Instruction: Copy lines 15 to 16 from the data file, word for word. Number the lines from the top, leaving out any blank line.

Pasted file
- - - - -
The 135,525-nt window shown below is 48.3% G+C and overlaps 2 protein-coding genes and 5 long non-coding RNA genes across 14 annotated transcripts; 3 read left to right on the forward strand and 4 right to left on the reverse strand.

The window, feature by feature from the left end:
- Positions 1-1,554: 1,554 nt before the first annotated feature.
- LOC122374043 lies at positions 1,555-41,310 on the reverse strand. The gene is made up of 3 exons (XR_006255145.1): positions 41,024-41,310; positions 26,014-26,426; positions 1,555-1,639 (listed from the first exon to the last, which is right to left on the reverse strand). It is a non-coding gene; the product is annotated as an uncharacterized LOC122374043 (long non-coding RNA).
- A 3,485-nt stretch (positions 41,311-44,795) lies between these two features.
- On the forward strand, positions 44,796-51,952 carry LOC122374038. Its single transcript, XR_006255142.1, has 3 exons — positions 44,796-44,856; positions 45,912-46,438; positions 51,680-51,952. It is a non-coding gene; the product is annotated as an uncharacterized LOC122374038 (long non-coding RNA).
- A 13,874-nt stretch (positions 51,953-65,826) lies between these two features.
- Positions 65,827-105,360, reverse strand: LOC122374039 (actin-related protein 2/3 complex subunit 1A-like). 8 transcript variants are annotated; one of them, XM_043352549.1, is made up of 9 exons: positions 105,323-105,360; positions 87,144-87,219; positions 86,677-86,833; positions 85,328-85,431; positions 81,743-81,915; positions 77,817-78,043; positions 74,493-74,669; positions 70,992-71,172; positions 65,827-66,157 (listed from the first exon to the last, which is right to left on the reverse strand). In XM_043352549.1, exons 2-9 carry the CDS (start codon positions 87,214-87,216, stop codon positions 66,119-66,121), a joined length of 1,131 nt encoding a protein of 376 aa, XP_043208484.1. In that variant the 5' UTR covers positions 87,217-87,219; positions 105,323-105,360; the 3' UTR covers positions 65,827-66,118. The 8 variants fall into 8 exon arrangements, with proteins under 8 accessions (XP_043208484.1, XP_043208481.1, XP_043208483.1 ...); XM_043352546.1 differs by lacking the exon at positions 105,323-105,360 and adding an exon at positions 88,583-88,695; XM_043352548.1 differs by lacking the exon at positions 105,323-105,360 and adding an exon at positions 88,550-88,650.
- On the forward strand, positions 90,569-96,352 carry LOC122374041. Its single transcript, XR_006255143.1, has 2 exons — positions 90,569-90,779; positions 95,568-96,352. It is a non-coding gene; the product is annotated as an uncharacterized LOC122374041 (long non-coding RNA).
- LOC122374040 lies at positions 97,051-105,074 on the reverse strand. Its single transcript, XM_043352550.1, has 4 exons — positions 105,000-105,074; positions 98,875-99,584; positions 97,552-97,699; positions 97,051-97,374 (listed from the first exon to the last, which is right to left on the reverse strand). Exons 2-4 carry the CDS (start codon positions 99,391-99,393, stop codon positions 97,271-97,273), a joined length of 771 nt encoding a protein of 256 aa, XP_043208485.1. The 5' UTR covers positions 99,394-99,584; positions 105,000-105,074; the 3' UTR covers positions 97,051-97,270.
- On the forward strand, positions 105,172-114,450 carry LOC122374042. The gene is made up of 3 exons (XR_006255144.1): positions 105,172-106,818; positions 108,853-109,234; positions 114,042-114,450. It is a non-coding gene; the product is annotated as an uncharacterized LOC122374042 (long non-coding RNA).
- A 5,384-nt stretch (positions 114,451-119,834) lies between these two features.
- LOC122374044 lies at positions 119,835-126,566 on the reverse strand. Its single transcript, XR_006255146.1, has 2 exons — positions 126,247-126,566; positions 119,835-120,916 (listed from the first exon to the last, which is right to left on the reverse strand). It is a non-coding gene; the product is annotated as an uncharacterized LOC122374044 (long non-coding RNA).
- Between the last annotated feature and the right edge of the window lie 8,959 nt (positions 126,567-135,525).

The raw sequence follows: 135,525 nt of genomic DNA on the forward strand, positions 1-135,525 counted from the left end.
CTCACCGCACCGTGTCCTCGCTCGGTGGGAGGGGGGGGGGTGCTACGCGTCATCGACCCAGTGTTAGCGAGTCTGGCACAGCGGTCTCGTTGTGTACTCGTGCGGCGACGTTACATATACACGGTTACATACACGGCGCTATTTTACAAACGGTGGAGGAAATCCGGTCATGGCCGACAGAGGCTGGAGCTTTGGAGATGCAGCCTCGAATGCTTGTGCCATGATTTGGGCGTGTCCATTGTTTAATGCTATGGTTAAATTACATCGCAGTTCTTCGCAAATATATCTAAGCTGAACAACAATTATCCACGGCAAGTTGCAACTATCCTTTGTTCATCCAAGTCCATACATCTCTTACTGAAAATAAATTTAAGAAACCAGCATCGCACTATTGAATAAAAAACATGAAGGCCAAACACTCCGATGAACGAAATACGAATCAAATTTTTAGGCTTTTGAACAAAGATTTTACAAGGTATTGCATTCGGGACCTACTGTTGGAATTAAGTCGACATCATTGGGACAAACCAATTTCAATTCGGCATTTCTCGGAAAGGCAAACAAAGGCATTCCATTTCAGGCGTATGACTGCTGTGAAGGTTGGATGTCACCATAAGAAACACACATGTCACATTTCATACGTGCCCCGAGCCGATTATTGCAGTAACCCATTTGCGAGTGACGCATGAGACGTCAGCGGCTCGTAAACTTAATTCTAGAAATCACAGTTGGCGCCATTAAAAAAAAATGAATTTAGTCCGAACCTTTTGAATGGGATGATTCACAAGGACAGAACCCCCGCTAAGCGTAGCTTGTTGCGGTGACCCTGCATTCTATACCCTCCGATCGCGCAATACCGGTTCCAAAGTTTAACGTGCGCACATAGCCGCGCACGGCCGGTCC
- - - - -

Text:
The raw sequence follows: 135,525 nt of genomic DNA on the forward strand, positions 1-135,525 counted from the left end.
CTCACCGCACCGTGTCCTCGCTCGGTGGGAGGGGGGGGGGTGCTACGCGTCATCGACCCAGTGTTAGCGAGTCTGGCACAGCGGTCTCGTTGTGTACTCGTGCGGCGACGTTACATATACACGGTTACATACACGGCGCTATTTTACAAACGGTGGAGGAAATCCGGTCATGGCCGACAGAGGCTGGAGCTTTGGAGATGCAGCCTCGAATGCTTGTGCCATGATTTGGGCGTGTCCATTGTTTAATGCTATGGTTAAATTACATCGCAGTTCTTCGCAAATATATCTAAGCTGAACAACAATTATCCACGGCAAGTTGCAACTATCCTTTGTTCATCCAAGTCCATACATCTCTTACTGAAAATAAATTTAAGAAACCAGCATCGCACTATTGAATAAAAAACATGAAGGCCAAACACTCCGATGAACGAAATACGAATCAAATTTTTAGGCTTTTGAACAAAGATTTTACAAGGTATTGCATTCGGGACCTACTGTTGGAATTAAGTCGACATCATTGGGACAAACCAATTTCAATTCGGCATTTCTCGGAAAGGCAAACAAAGGCATTCCATTTCAGGCGTATGACTGCTGTGAAGGTTGGATGTCACCATAAGAAACACACATGTCACATTTCATACGTGCCCCGAGCCGATTATTGCAGTAACCCATTTGCGAGTGACGCATGAGACGTCAGCGGCTCGTAAACTTAATTCTAGAAATCACAGTTGGCGCCATTAAAAAAAAATGAATTTAGTCCGAACCTTTTGAATGGGATGATTCACAAGGACAGAACCCCCGCTAAGCGTAGCTTGTTGCGGTGACCCTGCATTCTATACCCTCCGATCGCGCAATACCGGTTCCAAAGTTTAACGTGCGCACATAGCCGCGCACGGCCGGTCC